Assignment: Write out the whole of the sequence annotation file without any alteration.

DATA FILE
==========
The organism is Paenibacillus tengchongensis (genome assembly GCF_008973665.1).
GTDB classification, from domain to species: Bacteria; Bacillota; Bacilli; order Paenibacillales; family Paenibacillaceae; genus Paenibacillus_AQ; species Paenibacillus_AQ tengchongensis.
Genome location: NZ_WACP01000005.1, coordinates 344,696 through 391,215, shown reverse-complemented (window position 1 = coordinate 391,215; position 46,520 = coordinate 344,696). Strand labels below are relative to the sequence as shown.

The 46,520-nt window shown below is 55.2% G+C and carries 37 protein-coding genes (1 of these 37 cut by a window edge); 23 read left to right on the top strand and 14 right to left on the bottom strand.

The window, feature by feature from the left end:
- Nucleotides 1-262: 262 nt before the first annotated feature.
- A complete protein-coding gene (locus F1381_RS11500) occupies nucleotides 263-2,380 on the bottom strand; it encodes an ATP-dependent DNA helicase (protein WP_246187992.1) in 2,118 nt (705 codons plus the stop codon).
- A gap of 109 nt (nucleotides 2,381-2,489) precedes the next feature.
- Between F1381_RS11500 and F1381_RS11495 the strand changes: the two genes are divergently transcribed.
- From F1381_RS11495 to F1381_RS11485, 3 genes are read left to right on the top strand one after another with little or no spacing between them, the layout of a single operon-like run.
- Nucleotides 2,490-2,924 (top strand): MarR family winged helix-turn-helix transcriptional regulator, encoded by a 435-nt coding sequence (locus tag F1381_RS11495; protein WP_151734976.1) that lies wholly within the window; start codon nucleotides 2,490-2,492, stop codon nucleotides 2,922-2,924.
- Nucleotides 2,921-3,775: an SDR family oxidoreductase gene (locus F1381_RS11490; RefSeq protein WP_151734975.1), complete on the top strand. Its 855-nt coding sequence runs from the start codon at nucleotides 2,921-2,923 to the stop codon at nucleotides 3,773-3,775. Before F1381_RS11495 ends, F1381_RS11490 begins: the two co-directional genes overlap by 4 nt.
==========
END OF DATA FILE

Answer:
The organism is Paenibacillus tengchongensis (genome assembly GCF_008973665.1).
GTDB classification, from domain to species: Bacteria; Bacillota; Bacilli; order Paenibacillales; family Paenibacillaceae; genus Paenibacillus_AQ; species Paenibacillus_AQ tengchongensis.
Genome location: NZ_WACP01000005.1, coordinates 344,696 through 391,215, shown reverse-complemented (window position 1 = coordinate 391,215; position 46,520 = coordinate 344,696). Strand labels below are relative to the sequence as shown.

The 46,520-nt window shown below is 55.2% G+C and carries 37 protein-coding genes (1 of these 37 cut by a window edge); 23 read left to right on the top strand and 14 right to left on the bottom strand.

The window, feature by feature from the left end:
- Nucleotides 1-262: 262 nt before the first annotated feature.
- A complete protein-coding gene (locus F1381_RS11500) occupies nucleotides 263-2,380 on the bottom strand; it encodes an ATP-dependent DNA helicase (protein WP_246187992.1) in 2,118 nt (705 codons plus the stop codon).
- A gap of 109 nt (nucleotides 2,381-2,489) precedes the next feature.
- Between F1381_RS11500 and F1381_RS11495 the strand changes: the two genes are divergently transcribed.
- From F1381_RS11495 to F1381_RS11485, 3 genes are read left to right on the top strand one after another with little or no spacing between them, the layout of a single operon-like run.
- Nucleotides 2,490-2,924 (top strand): MarR family winged helix-turn-helix transcriptional regulator, encoded by a 435-nt coding sequence (locus tag F1381_RS11495; protein WP_151734976.1) that lies wholly within the window; start codon nucleotides 2,490-2,492, stop codon nucleotides 2,922-2,924.
- Nucleotides 2,921-3,775: an SDR family oxidoreductase gene (locus F1381_RS11490; RefSeq protein WP_151734975.1), complete on the top strand. Its 855-nt coding sequence runs from the start codon at nucleotides 2,921-2,923 to the stop codon at nucleotides 3,773-3,775. Before F1381_RS11495 ends, F1381_RS11490 begins: the two co-directional genes overlap by 4 nt.